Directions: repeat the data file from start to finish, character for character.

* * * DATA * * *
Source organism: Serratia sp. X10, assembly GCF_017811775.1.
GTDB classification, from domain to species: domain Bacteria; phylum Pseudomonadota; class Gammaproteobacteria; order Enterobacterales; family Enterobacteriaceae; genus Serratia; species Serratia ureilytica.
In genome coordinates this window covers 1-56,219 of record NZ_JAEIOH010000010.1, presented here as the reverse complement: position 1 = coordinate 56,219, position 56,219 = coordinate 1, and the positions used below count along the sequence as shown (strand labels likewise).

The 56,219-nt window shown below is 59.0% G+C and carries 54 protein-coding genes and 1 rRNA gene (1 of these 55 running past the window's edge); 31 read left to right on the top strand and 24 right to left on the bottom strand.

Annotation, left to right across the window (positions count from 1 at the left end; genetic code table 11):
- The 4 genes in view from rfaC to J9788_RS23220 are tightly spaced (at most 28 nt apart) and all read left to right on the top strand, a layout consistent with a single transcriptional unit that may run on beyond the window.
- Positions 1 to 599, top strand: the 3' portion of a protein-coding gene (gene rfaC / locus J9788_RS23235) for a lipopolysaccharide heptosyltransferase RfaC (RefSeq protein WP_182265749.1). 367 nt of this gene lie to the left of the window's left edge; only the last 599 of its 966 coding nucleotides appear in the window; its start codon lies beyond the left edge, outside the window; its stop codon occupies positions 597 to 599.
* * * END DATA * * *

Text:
Source organism: Serratia sp. X10, assembly GCF_017811775.1.
GTDB classification, from domain to species: domain Bacteria; phylum Pseudomonadota; class Gammaproteobacteria; order Enterobacterales; family Enterobacteriaceae; genus Serratia; species Serratia ureilytica.
In genome coordinates this window covers 1-56,219 of record NZ_JAEIOH010000010.1, presented here as the reverse complement: position 1 = coordinate 56,219, position 56,219 = coordinate 1, and the positions used below count along the sequence as shown (strand labels likewise).

The 56,219-nt window shown below is 59.0% G+C and carries 54 protein-coding genes and 1 rRNA gene (1 of these 55 running past the window's edge); 31 read left to right on the top strand and 24 right to left on the bottom strand.

Annotation, left to right across the window (positions count from 1 at the left end; genetic code table 11):
- The 4 genes in view from rfaC to J9788_RS23220 are tightly spaced (at most 28 nt apart) and all read left to right on the top strand, a layout consistent with a single transcriptional unit that may run on beyond the window.
- Positions 1 to 599, top strand: the 3' portion of a protein-coding gene (gene rfaC / locus J9788_RS23235) for a lipopolysaccharide heptosyltransferase RfaC (RefSeq protein WP_182265749.1). 367 nt of this gene lie to the left of the window's left edge; only the last 599 of its 966 coding nucleotides appear in the window; its start codon lies beyond the left edge, outside the window; its stop codon occupies positions 597 to 599.